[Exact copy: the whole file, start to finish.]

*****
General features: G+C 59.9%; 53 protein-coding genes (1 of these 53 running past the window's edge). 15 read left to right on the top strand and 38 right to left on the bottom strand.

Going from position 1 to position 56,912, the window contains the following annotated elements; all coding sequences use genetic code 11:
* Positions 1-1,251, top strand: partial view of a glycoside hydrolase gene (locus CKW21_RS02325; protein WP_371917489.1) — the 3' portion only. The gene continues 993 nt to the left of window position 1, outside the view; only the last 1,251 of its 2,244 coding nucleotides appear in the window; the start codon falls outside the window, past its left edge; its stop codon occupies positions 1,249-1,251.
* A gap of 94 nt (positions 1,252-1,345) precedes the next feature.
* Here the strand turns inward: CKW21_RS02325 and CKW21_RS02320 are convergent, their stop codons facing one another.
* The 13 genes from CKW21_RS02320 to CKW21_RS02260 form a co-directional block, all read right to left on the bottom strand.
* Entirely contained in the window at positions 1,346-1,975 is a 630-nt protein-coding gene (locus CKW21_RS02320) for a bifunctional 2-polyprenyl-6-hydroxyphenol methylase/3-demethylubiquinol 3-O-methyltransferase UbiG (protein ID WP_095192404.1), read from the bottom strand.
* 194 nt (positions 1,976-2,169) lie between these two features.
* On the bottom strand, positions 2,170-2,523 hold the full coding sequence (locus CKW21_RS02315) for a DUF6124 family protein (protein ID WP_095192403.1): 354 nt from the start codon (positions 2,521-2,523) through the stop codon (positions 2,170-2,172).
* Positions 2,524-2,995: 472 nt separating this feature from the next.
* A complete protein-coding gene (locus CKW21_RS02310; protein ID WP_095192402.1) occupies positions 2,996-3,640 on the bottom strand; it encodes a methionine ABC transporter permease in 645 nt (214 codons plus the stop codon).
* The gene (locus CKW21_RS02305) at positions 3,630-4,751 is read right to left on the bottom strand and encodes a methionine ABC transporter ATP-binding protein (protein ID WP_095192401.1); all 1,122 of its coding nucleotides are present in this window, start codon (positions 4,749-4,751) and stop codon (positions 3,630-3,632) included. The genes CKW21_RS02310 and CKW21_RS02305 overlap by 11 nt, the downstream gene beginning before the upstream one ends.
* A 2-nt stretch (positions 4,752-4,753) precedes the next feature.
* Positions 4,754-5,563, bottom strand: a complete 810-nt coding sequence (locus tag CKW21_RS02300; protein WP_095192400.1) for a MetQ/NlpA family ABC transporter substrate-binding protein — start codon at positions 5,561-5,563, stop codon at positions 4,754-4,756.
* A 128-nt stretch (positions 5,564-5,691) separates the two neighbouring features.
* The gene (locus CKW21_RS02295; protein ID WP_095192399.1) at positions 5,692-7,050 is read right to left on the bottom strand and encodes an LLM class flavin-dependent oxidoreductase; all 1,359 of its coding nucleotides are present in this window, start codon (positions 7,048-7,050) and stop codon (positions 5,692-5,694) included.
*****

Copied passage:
General features: G+C 59.9%; 53 protein-coding genes (1 of these 53 running past the window's edge). 15 read left to right on the top strand and 38 right to left on the bottom strand.

Going from position 1 to position 56,912, the window contains the following annotated elements; all coding sequences use genetic code 11:
* Positions 1-1,251, top strand: partial view of a glycoside hydrolase gene (locus CKW21_RS02325; protein WP_371917489.1) — the 3' portion only. The gene continues 993 nt to the left of window position 1, outside the view; only the last 1,251 of its 2,244 coding nucleotides appear in the window; the start codon falls outside the window, past its left edge; its stop codon occupies positions 1,249-1,251.
* A gap of 94 nt (positions 1,252-1,345) precedes the next feature.
* Here the strand turns inward: CKW21_RS02325 and CKW21_RS02320 are convergent, their stop codons facing one another.
* The 13 genes from CKW21_RS02320 to CKW21_RS02260 form a co-directional block, all read right to left on the bottom strand.
* Entirely contained in the window at positions 1,346-1,975 is a 630-nt protein-coding gene (locus CKW21_RS02320) for a bifunctional 2-polyprenyl-6-hydroxyphenol methylase/3-demethylubiquinol 3-O-methyltransferase UbiG (protein ID WP_095192404.1), read from the bottom strand.
* 194 nt (positions 1,976-2,169) lie between these two features.
* On the bottom strand, positions 2,170-2,523 hold the full coding sequence (locus CKW21_RS02315) for a DUF6124 family protein (protein ID WP_095192403.1): 354 nt from the start codon (positions 2,521-2,523) through the stop codon (positions 2,170-2,172).
* Positions 2,524-2,995: 472 nt separating this feature from the next.
* A complete protein-coding gene (locus CKW21_RS02310; protein ID WP_095192402.1) occupies positions 2,996-3,640 on the bottom strand; it encodes a methionine ABC transporter permease in 645 nt (214 codons plus the stop codon).
* The gene (locus CKW21_RS02305) at positions 3,630-4,751 is read right to left on the bottom strand and encodes a methionine ABC transporter ATP-binding protein (protein ID WP_095192401.1); all 1,122 of its coding nucleotides are present in this window, start codon (positions 4,749-4,751) and stop codon (positions 3,630-3,632) included. The genes CKW21_RS02310 and CKW21_RS02305 overlap by 11 nt, the downstream gene beginning before the upstream one ends.
* A 2-nt stretch (positions 4,752-4,753) precedes the next feature.
* Positions 4,754-5,563, bottom strand: a complete 810-nt coding sequence (locus tag CKW21_RS02300; protein WP_095192400.1) for a MetQ/NlpA family ABC transporter substrate-binding protein — start codon at positions 5,561-5,563, stop codon at positions 4,754-4,756.
* A 128-nt stretch (positions 5,564-5,691) separates the two neighbouring features.
* The gene (locus CKW21_RS02295; protein ID WP_095192399.1) at positions 5,692-7,050 is read right to left on the bottom strand and encodes an LLM class flavin-dependent oxidoreductase; all 1,359 of its coding nucleotides are present in this window, start codon (positions 7,048-7,050) and stop codon (positions 5,692-5,694) included.